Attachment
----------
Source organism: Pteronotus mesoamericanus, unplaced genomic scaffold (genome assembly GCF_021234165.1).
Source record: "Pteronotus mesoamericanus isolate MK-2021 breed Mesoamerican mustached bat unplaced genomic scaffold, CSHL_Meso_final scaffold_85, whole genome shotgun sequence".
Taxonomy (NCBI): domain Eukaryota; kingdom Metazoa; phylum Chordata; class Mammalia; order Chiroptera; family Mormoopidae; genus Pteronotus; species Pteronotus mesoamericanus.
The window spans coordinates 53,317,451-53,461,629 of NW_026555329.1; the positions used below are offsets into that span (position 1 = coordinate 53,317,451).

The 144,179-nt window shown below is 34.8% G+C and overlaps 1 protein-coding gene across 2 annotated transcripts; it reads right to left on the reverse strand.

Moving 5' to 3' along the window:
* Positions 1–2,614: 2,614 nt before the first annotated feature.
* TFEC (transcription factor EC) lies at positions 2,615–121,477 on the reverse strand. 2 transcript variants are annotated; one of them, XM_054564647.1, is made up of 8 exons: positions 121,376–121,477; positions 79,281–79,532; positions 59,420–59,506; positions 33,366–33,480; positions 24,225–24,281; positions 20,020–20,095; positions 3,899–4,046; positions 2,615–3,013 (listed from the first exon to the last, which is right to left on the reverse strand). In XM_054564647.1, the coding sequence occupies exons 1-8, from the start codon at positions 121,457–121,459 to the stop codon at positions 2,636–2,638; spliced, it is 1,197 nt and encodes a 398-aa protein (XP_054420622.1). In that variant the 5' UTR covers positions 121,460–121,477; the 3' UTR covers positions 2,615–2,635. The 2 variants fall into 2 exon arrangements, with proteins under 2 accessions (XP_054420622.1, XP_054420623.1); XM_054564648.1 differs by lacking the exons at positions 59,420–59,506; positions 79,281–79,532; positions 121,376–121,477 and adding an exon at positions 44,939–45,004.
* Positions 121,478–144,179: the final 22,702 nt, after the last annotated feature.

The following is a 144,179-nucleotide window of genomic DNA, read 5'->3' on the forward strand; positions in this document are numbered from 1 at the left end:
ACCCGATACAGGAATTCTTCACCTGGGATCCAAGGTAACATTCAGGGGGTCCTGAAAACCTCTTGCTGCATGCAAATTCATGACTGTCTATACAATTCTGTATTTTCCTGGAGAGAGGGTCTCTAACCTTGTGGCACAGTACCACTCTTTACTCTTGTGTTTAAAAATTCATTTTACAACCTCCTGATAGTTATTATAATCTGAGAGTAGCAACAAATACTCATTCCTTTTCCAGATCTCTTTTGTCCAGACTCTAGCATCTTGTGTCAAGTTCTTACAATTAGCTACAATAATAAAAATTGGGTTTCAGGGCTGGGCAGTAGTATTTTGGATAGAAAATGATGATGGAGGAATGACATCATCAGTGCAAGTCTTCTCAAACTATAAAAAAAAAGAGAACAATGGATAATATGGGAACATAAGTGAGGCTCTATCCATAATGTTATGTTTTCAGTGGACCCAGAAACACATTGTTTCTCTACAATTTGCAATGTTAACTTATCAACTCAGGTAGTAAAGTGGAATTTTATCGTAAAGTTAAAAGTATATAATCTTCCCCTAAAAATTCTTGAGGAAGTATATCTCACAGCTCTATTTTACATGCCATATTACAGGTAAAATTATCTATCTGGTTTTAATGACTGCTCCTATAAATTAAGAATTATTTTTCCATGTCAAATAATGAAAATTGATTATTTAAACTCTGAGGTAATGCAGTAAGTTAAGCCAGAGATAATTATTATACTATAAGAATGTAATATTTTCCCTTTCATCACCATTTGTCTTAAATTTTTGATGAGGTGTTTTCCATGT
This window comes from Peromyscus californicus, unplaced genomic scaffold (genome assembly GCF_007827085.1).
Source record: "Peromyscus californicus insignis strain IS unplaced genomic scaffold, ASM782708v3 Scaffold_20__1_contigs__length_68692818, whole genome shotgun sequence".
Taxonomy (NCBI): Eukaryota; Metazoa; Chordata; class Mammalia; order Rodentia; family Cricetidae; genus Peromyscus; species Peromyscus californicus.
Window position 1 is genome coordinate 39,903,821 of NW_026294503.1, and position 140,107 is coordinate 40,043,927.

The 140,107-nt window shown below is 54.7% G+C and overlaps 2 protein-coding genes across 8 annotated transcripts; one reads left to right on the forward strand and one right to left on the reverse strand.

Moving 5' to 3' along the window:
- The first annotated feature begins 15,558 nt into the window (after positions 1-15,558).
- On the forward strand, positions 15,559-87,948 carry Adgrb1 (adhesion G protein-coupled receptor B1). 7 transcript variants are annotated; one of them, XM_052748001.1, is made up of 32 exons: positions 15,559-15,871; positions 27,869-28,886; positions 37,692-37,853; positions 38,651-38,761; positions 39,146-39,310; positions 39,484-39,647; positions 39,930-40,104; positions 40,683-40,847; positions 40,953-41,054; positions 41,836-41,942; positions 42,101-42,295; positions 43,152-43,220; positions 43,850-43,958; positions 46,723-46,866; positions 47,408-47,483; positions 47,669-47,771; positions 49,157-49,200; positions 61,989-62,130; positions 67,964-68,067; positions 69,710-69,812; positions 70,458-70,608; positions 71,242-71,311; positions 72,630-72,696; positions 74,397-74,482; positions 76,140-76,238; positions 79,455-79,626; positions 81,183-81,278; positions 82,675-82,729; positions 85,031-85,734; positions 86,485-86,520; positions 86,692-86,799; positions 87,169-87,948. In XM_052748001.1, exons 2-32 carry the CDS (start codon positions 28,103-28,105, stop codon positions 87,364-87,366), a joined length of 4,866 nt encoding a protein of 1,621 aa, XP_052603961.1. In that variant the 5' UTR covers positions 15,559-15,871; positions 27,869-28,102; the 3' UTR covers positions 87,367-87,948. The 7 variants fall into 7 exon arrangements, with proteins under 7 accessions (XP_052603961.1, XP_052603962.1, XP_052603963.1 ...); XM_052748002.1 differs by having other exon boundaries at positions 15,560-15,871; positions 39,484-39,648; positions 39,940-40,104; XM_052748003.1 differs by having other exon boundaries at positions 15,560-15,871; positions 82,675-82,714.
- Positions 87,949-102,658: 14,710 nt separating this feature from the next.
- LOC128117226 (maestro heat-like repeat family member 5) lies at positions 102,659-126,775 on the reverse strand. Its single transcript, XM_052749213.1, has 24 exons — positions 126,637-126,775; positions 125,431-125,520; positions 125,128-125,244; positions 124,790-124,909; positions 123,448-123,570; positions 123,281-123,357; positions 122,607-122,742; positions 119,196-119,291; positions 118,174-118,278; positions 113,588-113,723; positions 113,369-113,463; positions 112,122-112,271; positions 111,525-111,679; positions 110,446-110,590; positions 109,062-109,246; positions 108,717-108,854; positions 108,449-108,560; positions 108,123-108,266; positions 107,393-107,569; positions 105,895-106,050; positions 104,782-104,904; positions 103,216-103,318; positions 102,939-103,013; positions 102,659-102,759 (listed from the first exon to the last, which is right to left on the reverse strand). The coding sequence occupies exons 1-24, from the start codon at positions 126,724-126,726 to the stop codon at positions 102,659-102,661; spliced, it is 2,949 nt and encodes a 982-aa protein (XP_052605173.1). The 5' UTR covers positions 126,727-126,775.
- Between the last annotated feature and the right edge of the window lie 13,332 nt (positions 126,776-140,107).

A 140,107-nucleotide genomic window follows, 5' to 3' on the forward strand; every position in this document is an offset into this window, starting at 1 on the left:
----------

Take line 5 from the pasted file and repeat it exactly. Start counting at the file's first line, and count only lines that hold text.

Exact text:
The 144,179-nt window shown below is 34.8% G+C and overlaps 1 protein-coding gene across 2 annotated transcripts; it reads right to left on the reverse strand.